Nearly Half Of Children With ADHD Are Victims Of Bullying
The study found that children with ADHD were more likely to be both the victims and perpetrators of bullying compared to their peers.
According to a new study published in the Journal of Attention Disorders, almost half of children with Attention-Deficit / Hyperactivity Disorder (ADHD) are victims of bullying — more than double the amount of bullying experienced by their neurotypical peers.
The survey also found that children with ADHD are also twice as likely to be the bully than their peers who were not diagnosed with ADHD.
Researchers looked at the data from the 2016-2017 National Survey of Children’s Health (NSCH) of children between the ages of 6 and 17 with ADHD to assess any connections between parent-reported bullying victimization or perpetration and demographics, family and school factors, and child conditions and behaviors.
Among children with ADHD, 46.9% were the victims of bullying and 16.2% were the bullies themselves.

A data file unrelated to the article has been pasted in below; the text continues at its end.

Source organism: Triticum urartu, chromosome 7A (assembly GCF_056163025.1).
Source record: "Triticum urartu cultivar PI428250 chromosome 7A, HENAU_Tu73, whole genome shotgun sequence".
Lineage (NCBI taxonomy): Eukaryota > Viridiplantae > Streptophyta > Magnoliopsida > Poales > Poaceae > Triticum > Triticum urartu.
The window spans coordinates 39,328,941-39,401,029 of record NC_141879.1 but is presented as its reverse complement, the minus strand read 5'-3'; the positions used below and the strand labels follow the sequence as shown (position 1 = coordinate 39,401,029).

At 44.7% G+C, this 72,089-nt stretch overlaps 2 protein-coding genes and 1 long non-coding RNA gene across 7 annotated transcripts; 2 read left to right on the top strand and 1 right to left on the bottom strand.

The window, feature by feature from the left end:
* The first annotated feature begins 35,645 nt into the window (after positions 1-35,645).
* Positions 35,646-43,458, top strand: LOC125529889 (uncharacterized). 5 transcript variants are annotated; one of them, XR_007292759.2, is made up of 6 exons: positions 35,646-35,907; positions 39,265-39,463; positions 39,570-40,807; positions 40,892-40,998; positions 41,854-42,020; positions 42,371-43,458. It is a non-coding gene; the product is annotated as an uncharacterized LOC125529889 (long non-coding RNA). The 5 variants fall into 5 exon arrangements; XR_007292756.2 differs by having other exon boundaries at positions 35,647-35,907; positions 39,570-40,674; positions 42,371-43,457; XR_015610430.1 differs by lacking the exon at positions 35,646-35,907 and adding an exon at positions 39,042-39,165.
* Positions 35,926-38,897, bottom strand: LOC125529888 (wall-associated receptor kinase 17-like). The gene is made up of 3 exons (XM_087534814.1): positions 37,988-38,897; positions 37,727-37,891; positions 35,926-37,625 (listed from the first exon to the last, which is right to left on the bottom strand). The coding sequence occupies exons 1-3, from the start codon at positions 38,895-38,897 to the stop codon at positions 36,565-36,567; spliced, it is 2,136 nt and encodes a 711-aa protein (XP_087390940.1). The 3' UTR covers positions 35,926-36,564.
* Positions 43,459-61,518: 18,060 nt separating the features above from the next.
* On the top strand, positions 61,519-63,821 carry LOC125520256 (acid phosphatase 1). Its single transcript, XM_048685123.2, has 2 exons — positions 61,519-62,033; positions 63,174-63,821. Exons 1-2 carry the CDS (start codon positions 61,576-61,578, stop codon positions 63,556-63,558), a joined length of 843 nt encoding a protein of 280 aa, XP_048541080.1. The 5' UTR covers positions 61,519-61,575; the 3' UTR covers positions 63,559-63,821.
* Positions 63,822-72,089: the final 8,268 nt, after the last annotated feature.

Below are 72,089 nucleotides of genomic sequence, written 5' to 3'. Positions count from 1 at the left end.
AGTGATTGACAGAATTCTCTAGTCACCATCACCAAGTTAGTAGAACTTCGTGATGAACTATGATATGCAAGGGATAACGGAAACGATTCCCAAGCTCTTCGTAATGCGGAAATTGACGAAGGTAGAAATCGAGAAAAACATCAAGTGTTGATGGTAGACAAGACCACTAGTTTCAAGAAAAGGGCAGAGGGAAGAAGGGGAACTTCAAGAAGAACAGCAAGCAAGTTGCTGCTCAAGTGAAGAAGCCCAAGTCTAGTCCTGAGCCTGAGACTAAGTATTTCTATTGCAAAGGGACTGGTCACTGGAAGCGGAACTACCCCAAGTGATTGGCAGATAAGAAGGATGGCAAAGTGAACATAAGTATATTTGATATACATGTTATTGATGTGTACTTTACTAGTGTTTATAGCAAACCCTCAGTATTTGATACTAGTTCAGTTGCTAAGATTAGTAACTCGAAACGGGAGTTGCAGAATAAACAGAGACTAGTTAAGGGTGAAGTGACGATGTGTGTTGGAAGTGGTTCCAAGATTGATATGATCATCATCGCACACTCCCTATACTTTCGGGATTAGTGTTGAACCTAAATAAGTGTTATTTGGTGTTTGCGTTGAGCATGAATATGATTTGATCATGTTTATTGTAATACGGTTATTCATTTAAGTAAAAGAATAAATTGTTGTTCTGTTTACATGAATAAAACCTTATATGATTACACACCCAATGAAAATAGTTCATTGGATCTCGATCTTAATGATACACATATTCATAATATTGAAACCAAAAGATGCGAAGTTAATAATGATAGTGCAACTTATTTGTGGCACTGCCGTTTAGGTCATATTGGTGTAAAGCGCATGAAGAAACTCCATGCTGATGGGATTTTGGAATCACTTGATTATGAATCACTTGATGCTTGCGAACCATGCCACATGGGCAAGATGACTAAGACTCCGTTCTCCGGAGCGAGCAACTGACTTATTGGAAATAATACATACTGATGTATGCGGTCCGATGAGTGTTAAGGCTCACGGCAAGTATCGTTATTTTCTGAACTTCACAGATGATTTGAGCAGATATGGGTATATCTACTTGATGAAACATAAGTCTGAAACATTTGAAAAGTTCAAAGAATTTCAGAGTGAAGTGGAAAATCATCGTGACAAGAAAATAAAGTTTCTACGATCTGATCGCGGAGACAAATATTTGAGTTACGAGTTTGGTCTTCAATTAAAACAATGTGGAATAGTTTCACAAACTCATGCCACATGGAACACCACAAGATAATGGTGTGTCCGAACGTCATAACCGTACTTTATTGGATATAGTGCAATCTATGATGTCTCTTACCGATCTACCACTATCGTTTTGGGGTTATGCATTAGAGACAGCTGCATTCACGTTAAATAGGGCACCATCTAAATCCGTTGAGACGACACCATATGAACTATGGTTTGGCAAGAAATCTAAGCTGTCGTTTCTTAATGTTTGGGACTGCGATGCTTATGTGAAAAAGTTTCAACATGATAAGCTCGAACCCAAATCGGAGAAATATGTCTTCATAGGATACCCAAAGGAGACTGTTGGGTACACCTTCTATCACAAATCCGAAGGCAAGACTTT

There were other risk factors associated with higher levels of being a victim of bullying, including “having family financial strain, developmental delay or intellectual disability, friendship difficulties, and school reports about problems.”
Parents who reported that their children had a difficult time making friends also reported higher rates of bully victimhood.
Factors linked to being the bully included “being male, receiving government assistance, lack of school engagement, school reports about problems, and having difficulties with friendships, staying calm, and arguing.” Arguing was factor most strongly linked to being a bully.
This isn’t the first study to link an increased risk of being the victim or perpetrator of bullying in children with ADHD.
Another study published in Nov. 2020 found that children with ADHD had an increased risk up to 17 times greater than their neurotypical peers of being classified as both the bully and the victim, and 3.7 times as likely to be classified as strictly a victim.
Children with neurodevelopmental disorders, such as Autism Spectrum Disorder (ASD), and learning disabilities have also been linked to higher rates of bullying.
Overall, an alarming one in four school-aged kids report being bullied.